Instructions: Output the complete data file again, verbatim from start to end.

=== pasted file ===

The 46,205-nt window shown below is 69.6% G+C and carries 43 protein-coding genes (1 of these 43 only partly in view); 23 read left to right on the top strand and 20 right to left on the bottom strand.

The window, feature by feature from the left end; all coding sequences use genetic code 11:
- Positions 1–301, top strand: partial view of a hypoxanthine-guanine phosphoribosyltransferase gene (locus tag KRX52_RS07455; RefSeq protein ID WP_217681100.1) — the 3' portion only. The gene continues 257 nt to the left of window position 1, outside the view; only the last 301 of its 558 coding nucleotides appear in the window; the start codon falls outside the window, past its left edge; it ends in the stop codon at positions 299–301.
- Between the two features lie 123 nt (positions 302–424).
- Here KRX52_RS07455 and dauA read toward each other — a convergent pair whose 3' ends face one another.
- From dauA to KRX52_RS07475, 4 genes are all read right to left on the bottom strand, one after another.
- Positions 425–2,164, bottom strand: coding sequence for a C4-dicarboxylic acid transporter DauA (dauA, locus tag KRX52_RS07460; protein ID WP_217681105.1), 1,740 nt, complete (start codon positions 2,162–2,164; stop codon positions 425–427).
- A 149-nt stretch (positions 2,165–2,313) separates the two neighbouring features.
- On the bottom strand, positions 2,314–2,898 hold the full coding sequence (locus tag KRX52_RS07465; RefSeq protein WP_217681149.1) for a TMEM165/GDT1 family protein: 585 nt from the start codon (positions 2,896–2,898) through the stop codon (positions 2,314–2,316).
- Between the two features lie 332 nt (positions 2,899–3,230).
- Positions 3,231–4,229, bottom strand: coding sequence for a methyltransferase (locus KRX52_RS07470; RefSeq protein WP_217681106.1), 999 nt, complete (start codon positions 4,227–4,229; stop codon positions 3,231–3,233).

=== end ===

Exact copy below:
The 46,205-nt window shown below is 69.6% G+C and carries 43 protein-coding genes (1 of these 43 only partly in view); 23 read left to right on the top strand and 20 right to left on the bottom strand.

The window, feature by feature from the left end; all coding sequences use genetic code 11:
- Positions 1–301, top strand: partial view of a hypoxanthine-guanine phosphoribosyltransferase gene (locus tag KRX52_RS07455; RefSeq protein ID WP_217681100.1) — the 3' portion only. The gene continues 257 nt to the left of window position 1, outside the view; only the last 301 of its 558 coding nucleotides appear in the window; the start codon falls outside the window, past its left edge; it ends in the stop codon at positions 299–301.
- Between the two features lie 123 nt (positions 302–424).
- Here KRX52_RS07455 and dauA read toward each other — a convergent pair whose 3' ends face one another.
- From dauA to KRX52_RS07475, 4 genes are all read right to left on the bottom strand, one after another.
- Positions 425–2,164, bottom strand: coding sequence for a C4-dicarboxylic acid transporter DauA (dauA, locus tag KRX52_RS07460; protein ID WP_217681105.1), 1,740 nt, complete (start codon positions 2,162–2,164; stop codon positions 425–427).
- A 149-nt stretch (positions 2,165–2,313) separates the two neighbouring features.
- On the bottom strand, positions 2,314–2,898 hold the full coding sequence (locus tag KRX52_RS07465; RefSeq protein WP_217681149.1) for a TMEM165/GDT1 family protein: 585 nt from the start codon (positions 2,896–2,898) through the stop codon (positions 2,314–2,316).
- Between the two features lie 332 nt (positions 2,899–3,230).
- Positions 3,231–4,229, bottom strand: coding sequence for a methyltransferase (locus KRX52_RS07470; RefSeq protein WP_217681106.1), 999 nt, complete (start codon positions 4,227–4,229; stop codon positions 3,231–3,233).